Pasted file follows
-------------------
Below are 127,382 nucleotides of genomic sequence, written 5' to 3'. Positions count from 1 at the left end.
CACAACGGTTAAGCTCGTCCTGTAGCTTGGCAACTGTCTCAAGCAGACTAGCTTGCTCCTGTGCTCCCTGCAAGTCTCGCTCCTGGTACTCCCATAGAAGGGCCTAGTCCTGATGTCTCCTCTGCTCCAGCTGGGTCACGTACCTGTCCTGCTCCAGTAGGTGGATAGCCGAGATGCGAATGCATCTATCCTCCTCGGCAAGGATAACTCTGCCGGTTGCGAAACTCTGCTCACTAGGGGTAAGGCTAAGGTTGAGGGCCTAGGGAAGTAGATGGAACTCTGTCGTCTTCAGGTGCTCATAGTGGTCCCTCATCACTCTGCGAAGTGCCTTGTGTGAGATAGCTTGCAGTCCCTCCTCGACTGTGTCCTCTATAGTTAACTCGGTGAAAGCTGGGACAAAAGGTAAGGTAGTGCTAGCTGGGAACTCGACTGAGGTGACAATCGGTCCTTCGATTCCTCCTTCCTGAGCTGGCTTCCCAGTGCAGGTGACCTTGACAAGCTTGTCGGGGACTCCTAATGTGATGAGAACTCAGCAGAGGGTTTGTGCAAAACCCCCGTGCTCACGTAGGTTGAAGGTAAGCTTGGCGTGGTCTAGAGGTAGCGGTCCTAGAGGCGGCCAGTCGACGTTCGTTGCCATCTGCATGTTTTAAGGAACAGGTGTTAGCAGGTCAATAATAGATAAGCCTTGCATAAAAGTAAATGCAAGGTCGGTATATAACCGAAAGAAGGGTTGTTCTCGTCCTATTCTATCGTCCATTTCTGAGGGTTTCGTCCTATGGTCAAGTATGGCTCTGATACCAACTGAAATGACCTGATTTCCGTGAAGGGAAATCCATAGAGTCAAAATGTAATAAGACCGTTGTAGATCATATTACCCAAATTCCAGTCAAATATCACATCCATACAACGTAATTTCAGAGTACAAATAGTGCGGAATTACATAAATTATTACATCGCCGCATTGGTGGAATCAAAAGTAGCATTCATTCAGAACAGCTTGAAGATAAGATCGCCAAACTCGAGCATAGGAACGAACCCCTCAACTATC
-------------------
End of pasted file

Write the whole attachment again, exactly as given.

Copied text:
Below are 127,382 nucleotides of genomic sequence, written 5' to 3'. Positions count from 1 at the left end.
CACAACGGTTAAGCTCGTCCTGTAGCTTGGCAACTGTCTCAAGCAGACTAGCTTGCTCCTGTGCTCCCTGCAAGTCTCGCTCCTGGTACTCCCATAGAAGGGCCTAGTCCTGATGTCTCCTCTGCTCCAGCTGGGTCACGTACCTGTCCTGCTCCAGTAGGTGGATAGCCGAGATGCGAATGCATCTATCCTCCTCGGCAAGGATAACTCTGCCGGTTGCGAAACTCTGCTCACTAGGGGTAAGGCTAAGGTTGAGGGCCTAGGGAAGTAGATGGAACTCTGTCGTCTTCAGGTGCTCATAGTGGTCCCTCATCACTCTGCGAAGTGCCTTGTGTGAGATAGCTTGCAGTCCCTCCTCGACTGTGTCCTCTATAGTTAACTCGGTGAAAGCTGGGACAAAAGGTAAGGTAGTGCTAGCTGGGAACTCGACTGAGGTGACAATCGGTCCTTCGATTCCTCCTTCCTGAGCTGGCTTCCCAGTGCAGGTGACCTTGACAAGCTTGTCGGGGACTCCTAATGTGATGAGAACTCAGCAGAGGGTTTGTGCAAAACCCCCGTGCTCACGTAGGTTGAAGGTAAGCTTGGCGTGGTCTAGAGGTAGCGGTCCTAGAGGCGGCCAGTCGACGTTCGTTGCCATCTGCATGTTTTAAGGAACAGGTGTTAGCAGGTCAATAATAGATAAGCCTTGCATAAAAGTAAATGCAAGGTCGGTATATAACCGAAAGAAGGGTTGTTCTCGTCCTATTCTATCGTCCATTTCTGAGGGTTTCGTCCTATGGTCAAGTATGGCTCTGATACCAACTGAAATGACCTGATTTCCGTGAAGGGAAATCCATAGAGTCAAAATGTAATAAGACCGTTGTAGATCATATTACCCAAATTCCAGTCAAATATCACATCCATACAACGTAATTTCAGAGTACAAATAGTGCGGAATTACATAAATTATTACATCGCCGCATTGGTGGAATCAAAAGTAGCATTCATTCAGAACAGCTTGAAGATAAGATCGCCAAACTCGAGCATAGGAACGAACCCCTCAACTATC